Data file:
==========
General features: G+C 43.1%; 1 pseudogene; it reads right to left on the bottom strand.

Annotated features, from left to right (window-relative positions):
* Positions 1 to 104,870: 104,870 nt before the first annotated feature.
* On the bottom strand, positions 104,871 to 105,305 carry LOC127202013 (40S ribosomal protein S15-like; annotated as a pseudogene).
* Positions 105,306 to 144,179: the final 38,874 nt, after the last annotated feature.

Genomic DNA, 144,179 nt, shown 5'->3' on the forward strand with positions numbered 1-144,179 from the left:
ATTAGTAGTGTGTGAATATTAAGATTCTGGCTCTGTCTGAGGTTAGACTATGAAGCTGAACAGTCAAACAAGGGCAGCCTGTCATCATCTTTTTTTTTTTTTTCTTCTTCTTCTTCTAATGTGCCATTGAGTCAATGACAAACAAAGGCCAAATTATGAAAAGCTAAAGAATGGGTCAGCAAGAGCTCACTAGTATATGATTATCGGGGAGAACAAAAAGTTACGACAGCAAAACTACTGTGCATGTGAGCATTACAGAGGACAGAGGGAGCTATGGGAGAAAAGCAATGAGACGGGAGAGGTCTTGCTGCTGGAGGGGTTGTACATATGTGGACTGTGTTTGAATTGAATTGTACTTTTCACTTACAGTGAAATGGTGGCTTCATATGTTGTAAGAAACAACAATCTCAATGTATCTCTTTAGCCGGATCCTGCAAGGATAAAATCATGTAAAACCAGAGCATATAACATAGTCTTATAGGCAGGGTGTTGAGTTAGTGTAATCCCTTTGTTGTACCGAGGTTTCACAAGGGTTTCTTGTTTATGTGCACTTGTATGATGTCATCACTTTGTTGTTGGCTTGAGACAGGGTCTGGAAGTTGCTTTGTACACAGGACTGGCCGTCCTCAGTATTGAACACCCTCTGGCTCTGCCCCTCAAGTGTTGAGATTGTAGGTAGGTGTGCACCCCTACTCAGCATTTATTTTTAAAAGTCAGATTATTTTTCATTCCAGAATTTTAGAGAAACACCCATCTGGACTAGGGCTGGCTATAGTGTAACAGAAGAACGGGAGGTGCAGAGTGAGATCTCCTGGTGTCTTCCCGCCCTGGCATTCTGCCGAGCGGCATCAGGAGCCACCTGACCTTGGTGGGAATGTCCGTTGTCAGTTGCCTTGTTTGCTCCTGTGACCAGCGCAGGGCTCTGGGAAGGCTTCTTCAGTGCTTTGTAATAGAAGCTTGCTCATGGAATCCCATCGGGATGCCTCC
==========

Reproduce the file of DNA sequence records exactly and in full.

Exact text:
General features: G+C 43.1%; 1 pseudogene; it reads right to left on the bottom strand.

Annotated features, from left to right (window-relative positions):
* Positions 1 to 104,870: 104,870 nt before the first annotated feature.
* On the bottom strand, positions 104,871 to 105,305 carry LOC127202013 (40S ribosomal protein S15-like; annotated as a pseudogene).
* Positions 105,306 to 144,179: the final 38,874 nt, after the last annotated feature.

Genomic DNA, 144,179 nt, shown 5'->3' on the forward strand with positions numbered 1-144,179 from the left:
ATTAGTAGTGTGTGAATATTAAGATTCTGGCTCTGTCTGAGGTTAGACTATGAAGCTGAACAGTCAAACAAGGGCAGCCTGTCATCATCTTTTTTTTTTTTTTCTTCTTCTTCTTCTAATGTGCCATTGAGTCAATGACAAACAAAGGCCAAATTATGAAAAGCTAAAGAATGGGTCAGCAAGAGCTCACTAGTATATGATTATCGGGGAGAACAAAAAGTTACGACAGCAAAACTACTGTGCATGTGAGCATTACAGAGGACAGAGGGAGCTATGGGAGAAAAGCAATGAGACGGGAGAGGTCTTGCTGCTGGAGGGGTTGTACATATGTGGACTGTGTTTGAATTGAATTGTACTTTTCACTTACAGTGAAATGGTGGCTTCATATGTTGTAAGAAACAACAATCTCAATGTATCTCTTTAGCCGGATCCTGCAAGGATAAAATCATGTAAAACCAGAGCATATAACATAGTCTTATAGGCAGGGTGTTGAGTTAGTGTAATCCCTTTGTTGTACCGAGGTTTCACAAGGGTTTCTTGTTTATGTGCACTTGTATGATGTCATCACTTTGTTGTTGGCTTGAGACAGGGTCTGGAAGTTGCTTTGTACACAGGACTGGCCGTCCTCAGTATTGAACACCCTCTGGCTCTGCCCCTCAAGTGTTGAGATTGTAGGTAGGTGTGCACCCCTACTCAGCATTTATTTTTAAAAGTCAGATTATTTTTCATTCCAGAATTTTAGAGAAACACCCATCTGGACTAGGGCTGGCTATAGTGTAACAGAAGAACGGGAGGTGCAGAGTGAGATCTCCTGGTGTCTTCCCGCCCTGGCATTCTGCCGAGCGGCATCAGGAGCCACCTGACCTTGGTGGGAATGTCCGTTGTCAGTTGCCTTGTTTGCTCCTGTGACCAGCGCAGGGCTCTGGGAAGGCTTCTTCAGTGCTTTGTAATAGAAGCTTGCTCATGGAATCCCATCGGGATGCCTCC